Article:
History of Mathematics
Class meetings: TuTh 5:00-6:30pm, 70 Evans Hall
Office hours: W 2:00-4:00pm, 821 Evans Hall
Course Control Number: 54233
Math 160 on Piazza
- 01/20: Sections 1.1, 1.2: Beginnings of Arithmetic. Beginnings of Geometry.
- 01/22: Sections 1.3, 1.4: Beginnings of Number Theory. Beginnings of Algebra.
- 01/27: Sections 2.1, 2.2: Improvements in notation and calculation.
- 01/29: Sections 2.3, 2.4: Analytic Geometry. Indivisibles.
- 02/03: Section 3.1: Tangents according to Fermat and Descartes.
- 02/05: Section 3.2: Quadrature: Wallis, Brounker, and others.
- 02/10: Section 3.3, 3.4: Cubature. Rectification.
- 02/12: Sections 4.1, 4.2: The calculus of Newton and Leibniz.
- 02/17: Section 5.1: Newton's Principia.
- 02/19: Sections 6.1, 6.3: Perfect numbers, Fermat's Little and Big Theorem.
- 02/24: Section 7.1: Early combinatorics.
- 02/26: Section 7.2: Early probability.
- 03/03: Section 8.1: Power series.
- 03/05: Section 8.2: Tailor series.
- 03/10: Section 8.3: Convergence.
- 03/12: Section 8.4: Fourier series.
- 03/17: Section 9.1: Early definitions of functions.
- 03/19: Section 9.2: Logarithmic and circular functions.
- 03/24: No class: Spring Break.
- 03/26: No class: Spring Break.
- 03/31: Section 10.1: Uses of calculus.
- 04/02: Section 10.2: Foundations of calculus.
- 04/07: Section 11.1: Limits.
- 04/09: Section 11.2: Continuity.
- 04/14: Section 12.1: Solving cubics and quartics.
- 04/16: Section 12.2: From Cardano to Lagrange.
- 04/21: Section 12.3: Higher-degree equations.
- 04/23: Section 13.1: Beginnings of group theory.
- 04/28: Section 13.1: Group and Galois theory.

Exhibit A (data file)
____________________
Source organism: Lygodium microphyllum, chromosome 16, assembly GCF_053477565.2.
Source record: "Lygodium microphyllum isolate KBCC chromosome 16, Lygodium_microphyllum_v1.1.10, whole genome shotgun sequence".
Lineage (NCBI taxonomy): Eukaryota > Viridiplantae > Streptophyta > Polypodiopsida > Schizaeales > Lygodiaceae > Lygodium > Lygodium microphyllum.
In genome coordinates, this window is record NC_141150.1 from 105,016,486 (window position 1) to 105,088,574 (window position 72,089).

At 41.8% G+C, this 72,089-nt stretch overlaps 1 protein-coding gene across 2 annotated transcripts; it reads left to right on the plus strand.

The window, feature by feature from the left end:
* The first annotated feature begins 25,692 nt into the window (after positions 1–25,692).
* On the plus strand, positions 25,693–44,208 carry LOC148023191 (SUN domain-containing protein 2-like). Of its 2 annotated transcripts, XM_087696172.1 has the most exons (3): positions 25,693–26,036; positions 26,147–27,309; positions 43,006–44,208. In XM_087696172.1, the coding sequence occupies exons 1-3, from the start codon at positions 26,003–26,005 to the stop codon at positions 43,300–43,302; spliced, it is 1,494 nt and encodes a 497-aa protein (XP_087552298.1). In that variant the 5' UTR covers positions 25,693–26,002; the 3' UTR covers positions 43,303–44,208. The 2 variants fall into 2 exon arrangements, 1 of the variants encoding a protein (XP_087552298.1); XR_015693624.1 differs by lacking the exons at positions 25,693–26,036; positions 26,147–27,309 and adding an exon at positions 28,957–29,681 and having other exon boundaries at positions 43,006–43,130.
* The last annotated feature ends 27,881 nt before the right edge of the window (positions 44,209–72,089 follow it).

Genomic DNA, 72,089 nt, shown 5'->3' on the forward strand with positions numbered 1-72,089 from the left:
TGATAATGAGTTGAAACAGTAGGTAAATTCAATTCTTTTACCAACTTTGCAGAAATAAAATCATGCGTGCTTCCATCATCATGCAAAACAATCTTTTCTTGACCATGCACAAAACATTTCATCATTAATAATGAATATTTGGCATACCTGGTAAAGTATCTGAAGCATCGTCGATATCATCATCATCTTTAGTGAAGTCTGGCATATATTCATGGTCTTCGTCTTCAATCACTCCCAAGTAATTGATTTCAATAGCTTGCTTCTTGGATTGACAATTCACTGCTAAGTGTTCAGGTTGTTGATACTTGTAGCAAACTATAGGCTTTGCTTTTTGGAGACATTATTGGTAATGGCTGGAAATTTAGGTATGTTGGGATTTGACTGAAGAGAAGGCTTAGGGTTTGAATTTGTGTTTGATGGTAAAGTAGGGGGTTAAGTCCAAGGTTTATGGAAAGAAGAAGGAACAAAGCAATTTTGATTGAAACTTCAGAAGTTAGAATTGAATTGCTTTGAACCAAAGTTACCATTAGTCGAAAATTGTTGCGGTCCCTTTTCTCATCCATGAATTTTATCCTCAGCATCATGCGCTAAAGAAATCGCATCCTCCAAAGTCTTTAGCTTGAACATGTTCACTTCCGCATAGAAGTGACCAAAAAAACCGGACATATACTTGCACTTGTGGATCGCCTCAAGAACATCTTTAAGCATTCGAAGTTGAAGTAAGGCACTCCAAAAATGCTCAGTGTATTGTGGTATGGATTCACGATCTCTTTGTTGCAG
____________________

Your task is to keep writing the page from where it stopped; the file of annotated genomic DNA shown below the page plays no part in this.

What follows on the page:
- 04/30: Section 13.2: Fields, ideals and rings.
- Homework #1, due 01/27: Rewrite Apollonius' argument about a parabola on pp. 17-19 using modern notation and terminology as clearly and concisely as possible. What is its main point?
- Homework #2, due 02/03: Rewrite Cavalieri's Theorem on pp. 65-67 using modern notation and terminology as clearly and concisely as possible. What does he prove?
- Homework #3, due 02/10: Wallis on pp. 90-95 states four Propositions (two Theorems and two Corollaries). Restate those using modern terminology and prove them in the most efficient way you can.
- Homework #4, due 02/17: Restate Neile's rectification argument on pp. 103-104 using integrals and modern notation but staying as close to his explanations as possible. What result does he prove?
- Homework #5, due 02/24: Restate Newton's inverse square law for a parabola on pp. 151-154 using modern notation but staying as close as you can to Newton's original argument. Does Newton's argument contain any gaps? If so, identify and discuss those.
- Homework #6, due 03/03: State and prove de Moivre's Approximation to the normal distribution II on pp. 177-178. Prepare to discuss all Corollaries he gets out of it on pp. 178-179.
- Homework #7, due 03/10: 'Translate' Newton's arguments on pp.197-198 into modern mathematics. Are there any gaps/unproven facts in his arguments? If so, can you close those gaps?
- Homework #8, due 03/17: Read the excerpt from Lagrange's work on pp.217-222. Restate and reprove his result #49 as clearly as you can; summarize in 1-2 sentences (each) his results ##50-53.
- Homework #9, due 03/31: Read Euler's work on the exponential series on pp.245-249. Restate his results as simply and as completely as you can. If there are any gaps in his arguments, point them out and fill them.
- Homework #10, due 04/07: Restate Jacob Bernoulli's argument about the curve of uniform descent on pp. 260-264 as clearly as possible using modern notation and terminology. Discuss whether his physical assumptions are realistic.
- Homework #11, due 04/14: Write a 1-2 paragraph outline of your final project paper and post it on our Piazza site.
- Homework #12, due 04/21: Write a 1-page summary of the mathematics in your final project paper and post it on our Piazza site.
- Homework #13, due 04/28: Write a 1-page summary of the history in your final project paper and post it on our Piazza site.
- Jacdueline Stedall, Mathematics Emerging, Oxford University Press, 2008.
- S. Chandrasekhar, Newton's Principia for the common reader, Oxford University Press, 1995.
- C. H. Edwards, Jr., The Historical Development of the Calculus, Springer-Verlag, 1979.
- R. Roy, Sources in the development of mathematics, Cambridge University Press, 2011.
Last modified: Apr 29, 2015